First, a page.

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Year : 2012  |  Volume : 6  |  Issue : 1  |  Page : 47-52  

Comparison of low doses of intrathecal bupivacaine in combined spinal epidural anaesthesia with epidural volume extension for caesarean delivery

1 Department of Anaesthesia, Teerthankar Mahaveer Medical College, Moradabad, Uttar Pradesh, India
2 Department of Anaesthesia, Institute of Medical Sciences, Banaras Hindu University, Varanasi, Uttar Pradesh, India

Date of Web Publication14-Nov-2012

Correspondence Address:
Gaurav Jain
Assistant Professor, Department of Anaesthesia, Teerthankar Mahaveer Medical College, Delhi Road, Moradabad, Uttar Pradesh
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Source of Support: None, Conflict of Interest: None

DOI: 10.4103/0259-1162.103373

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Aims and Objectives: This study aims to compare relative efficacy of three different doses of intrathecal bupivacaine in combined spinal epidural anaesthesia (CSEA) for caesarean delivery.
Materials and Methods: In a double blinded manner, 204 cases were randomized into three groups: I, II, and III to receive a dose of 4, 5.5, and 7 mg of hyperbaric bupivacaine with a fixed dose of 25 μg fentanyl intrathecally, and Dextran 40 w/v 10 mL given for epidural volume extension (EVE), in CSEA. Our primary outcome was the number of effective doses. The block characteristics and side effects were also monitored.
Results: Out of 198 patients completing the study, 53, 63, and 65 in group I, II and III had effective doses. Mean P i (probability of an effective dose) in group I, II, and III, was 0.81, 0.95, and 0.97, respectively. The P b (superiority of one group over the other) of group II and III was higher than group I. The maximal sensory block height in group II and III (T 2 ) was higher than group I (T 3 ), with a shorter time required to achieve the same. Group I and II exhibited lesser motor blockade, lesser hypotension with early recovery as compared to group III. No significant adverse effects were observed between the groups.
Conclusion : The intermediate dose of bupivacaine (5.5 mg) provided safe and effective anaesthesia for caesarean delivery with an additional advantage of lesser episodes of hypotension and partial motor blockade in CSEA.

Keywords: Bupivacaine, combined spinal-epidural anaesthesia, Dextran 40, epidural volume extension (EVE), fentanyl

How to cite this article:
Jain G, Singh DK, Bansal P, Ahmed B, Dhama SS. Comparison of low doses of intrathecal bupivacaine in combined spinal epidural anaesthesia with epidural volume extension for caesarean delivery. Anesth Essays Res 2012;6:47-52

How to cite this URL:
Jain G, Singh DK, Bansal P, Ahmed B, Dhama SS. Comparison of low doses of intrathecal bupivacaine in combined spinal epidural anaesthesia with epidural volume extension for caesarean delivery. Anesth Essays Res [serial online] 2012 [cited 2022 Jul 3];6:47-52. Available from:

   Introduction Top

Epidural volume extension (EVE) is aimed at dose reduction of intrathecal bupivacaine, in the setting of combined spinal-epidural anaesthesia (CSEA). Though two earlier studies have failed to demonstrate any dose reduction by the use of saline in EVE, considerable dose reduction has been achieved by the use of colloid in the same. [1],[2],[3] This technique has an additional advantage of achieving a stable maternal haemodynamics, although the possibility of anaesthetic failure increases in parallel to a decrease in intrathecal dosage. [3],[4]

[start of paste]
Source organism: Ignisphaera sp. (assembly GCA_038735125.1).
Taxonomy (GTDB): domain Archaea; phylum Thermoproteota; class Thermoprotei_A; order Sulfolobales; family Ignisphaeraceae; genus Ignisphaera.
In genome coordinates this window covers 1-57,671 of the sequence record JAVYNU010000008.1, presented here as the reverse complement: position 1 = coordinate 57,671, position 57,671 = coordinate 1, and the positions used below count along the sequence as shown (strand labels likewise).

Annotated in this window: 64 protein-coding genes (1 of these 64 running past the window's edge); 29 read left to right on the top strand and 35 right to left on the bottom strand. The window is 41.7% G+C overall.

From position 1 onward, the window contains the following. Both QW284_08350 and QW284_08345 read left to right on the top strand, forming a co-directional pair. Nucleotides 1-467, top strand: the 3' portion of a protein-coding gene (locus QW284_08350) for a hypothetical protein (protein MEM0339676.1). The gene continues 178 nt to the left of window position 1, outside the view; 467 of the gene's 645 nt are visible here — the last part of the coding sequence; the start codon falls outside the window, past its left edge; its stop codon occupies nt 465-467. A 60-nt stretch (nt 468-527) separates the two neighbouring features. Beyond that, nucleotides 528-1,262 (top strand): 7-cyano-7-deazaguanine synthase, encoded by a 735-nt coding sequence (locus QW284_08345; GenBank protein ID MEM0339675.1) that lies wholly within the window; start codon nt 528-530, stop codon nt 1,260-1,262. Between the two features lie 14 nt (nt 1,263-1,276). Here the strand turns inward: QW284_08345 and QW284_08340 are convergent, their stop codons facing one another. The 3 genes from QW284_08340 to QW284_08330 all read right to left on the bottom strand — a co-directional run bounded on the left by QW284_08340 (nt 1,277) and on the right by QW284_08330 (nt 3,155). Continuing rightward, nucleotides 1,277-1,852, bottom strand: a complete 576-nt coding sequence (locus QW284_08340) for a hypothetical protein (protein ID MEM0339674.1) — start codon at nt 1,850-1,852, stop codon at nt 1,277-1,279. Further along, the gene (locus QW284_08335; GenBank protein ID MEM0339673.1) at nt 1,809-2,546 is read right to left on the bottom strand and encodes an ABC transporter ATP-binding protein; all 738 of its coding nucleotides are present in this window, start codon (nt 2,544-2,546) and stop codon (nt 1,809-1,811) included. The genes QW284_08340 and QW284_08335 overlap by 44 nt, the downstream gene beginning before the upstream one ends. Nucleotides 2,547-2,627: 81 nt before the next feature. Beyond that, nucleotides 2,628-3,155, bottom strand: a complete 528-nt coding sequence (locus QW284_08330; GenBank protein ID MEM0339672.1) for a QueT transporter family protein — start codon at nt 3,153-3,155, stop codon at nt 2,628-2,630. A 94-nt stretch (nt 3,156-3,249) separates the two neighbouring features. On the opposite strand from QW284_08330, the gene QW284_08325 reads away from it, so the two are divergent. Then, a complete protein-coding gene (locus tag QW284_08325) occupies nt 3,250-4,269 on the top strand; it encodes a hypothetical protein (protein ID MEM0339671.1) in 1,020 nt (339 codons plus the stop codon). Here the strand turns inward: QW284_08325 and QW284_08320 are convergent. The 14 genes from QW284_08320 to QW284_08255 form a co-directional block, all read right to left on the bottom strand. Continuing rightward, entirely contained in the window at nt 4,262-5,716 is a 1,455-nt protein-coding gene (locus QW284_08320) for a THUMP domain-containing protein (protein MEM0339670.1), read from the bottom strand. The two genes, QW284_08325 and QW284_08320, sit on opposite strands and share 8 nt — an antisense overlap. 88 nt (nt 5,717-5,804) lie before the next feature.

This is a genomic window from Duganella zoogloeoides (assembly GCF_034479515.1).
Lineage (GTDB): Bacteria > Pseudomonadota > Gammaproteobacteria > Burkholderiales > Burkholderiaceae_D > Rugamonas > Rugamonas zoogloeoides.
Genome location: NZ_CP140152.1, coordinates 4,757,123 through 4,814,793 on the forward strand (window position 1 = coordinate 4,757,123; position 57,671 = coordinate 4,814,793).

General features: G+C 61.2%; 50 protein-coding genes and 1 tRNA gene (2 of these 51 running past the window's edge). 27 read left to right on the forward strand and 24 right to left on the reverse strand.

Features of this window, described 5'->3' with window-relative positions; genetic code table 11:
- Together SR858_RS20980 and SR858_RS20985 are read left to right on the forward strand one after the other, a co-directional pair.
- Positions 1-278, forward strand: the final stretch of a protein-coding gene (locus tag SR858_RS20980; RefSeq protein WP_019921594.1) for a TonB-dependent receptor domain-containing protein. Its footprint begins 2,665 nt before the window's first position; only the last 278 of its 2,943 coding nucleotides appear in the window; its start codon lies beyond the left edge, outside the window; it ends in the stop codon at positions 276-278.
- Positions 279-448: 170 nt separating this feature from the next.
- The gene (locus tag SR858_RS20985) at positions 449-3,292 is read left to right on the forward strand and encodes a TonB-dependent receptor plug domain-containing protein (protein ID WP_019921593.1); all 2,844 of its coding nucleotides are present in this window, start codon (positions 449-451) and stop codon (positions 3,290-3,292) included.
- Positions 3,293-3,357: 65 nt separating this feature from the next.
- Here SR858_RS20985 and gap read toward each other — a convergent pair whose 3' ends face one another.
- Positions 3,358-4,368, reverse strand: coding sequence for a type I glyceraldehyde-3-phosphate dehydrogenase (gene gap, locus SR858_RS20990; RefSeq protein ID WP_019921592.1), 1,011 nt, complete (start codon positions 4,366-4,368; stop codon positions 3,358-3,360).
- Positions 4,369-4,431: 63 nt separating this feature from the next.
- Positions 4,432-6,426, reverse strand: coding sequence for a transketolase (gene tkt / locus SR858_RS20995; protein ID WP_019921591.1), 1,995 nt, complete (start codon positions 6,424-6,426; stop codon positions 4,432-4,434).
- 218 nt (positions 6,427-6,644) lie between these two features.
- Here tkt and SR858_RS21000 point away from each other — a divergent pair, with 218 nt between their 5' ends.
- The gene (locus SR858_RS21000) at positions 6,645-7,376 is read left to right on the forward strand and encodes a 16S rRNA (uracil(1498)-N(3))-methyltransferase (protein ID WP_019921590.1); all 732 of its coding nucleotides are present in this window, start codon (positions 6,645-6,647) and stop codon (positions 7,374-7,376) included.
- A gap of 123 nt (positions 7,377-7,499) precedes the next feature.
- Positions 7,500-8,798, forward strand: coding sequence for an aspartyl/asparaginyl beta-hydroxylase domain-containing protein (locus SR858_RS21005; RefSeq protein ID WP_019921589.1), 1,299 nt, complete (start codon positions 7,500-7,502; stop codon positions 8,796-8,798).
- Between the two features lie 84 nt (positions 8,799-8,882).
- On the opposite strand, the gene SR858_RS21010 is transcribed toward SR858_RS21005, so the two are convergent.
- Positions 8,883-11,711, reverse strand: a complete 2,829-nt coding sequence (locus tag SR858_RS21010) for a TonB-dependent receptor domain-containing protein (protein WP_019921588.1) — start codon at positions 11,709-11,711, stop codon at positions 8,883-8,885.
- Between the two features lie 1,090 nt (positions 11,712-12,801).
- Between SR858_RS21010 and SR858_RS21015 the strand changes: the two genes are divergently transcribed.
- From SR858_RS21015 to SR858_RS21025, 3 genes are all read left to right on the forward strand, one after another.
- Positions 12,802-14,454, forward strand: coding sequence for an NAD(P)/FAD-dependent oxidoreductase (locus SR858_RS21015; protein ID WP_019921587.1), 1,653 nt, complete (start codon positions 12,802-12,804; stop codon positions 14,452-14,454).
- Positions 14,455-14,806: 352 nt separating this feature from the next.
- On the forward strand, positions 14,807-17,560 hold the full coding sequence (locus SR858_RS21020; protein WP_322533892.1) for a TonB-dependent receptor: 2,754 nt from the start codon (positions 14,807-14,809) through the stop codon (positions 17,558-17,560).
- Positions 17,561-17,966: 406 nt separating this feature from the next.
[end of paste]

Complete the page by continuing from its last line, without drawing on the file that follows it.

The low-dose intrathecal bupivacaine has a potential role in high-risk parturient, in whom maintenance of stable haemodynamics is imperative, provided the failure rates are minimal. [4] Previous studies done on CSEA were also not powered to analyze this secondary outcome. Extensive medline search did not revealed any published literature comparing the relative efficacy of low doses of intrathecal bupivacaine by the use of colloid for EVE. So, we conducted a trial to compare three different low doses of intrathecal bupivacaine, using 10 mL of Dextran 40 for EVE in the context of CSEA in patients undergoing caesarean delivery.

   Materials and Methods Top

After ethical committee approval and written informed consent, 204 cases of ASA Physical Status I or II, aged

20-40 years, height 145-165 cm, body mass index 25±10%, > 37 weeks of gestation, with a noncomplicated pregnancy booked to deliver by caesarean delivery in between Jan 2011 - Sept 2011, were enrolled in the study. Exclusion criteria included: Weight >100 kg, pregnancy-induced hypertension (PIH), end-organ disease, active labour, emergency caesarean section, or any contraindication to regional anaesthesia.

These patients were randomly allotted (using computer generated random numbers) to three groups (68 cases each): I, II, and III to receive 4 (0.8 mL), 5.5 (1.1 mL), and 7 mg (1.4 mL) hyperbaric bupivacaine, respectively. A fixed dose of fentanyl (25 μg) was added to above drug in all the groups. All the drug volumes were loaded through an insulin syringe to ensure accurate doses. The solution was then diluted to 2.5 mL volume with normal saline, to maintain the adequacy of blinding. A two-operator technique was employed to prevent the observer bias. Randomization was done by an anaesthetist intending to make the studied drug solution. Further interventions and monitoring was done by a second anaesthetist blinded to group allocation.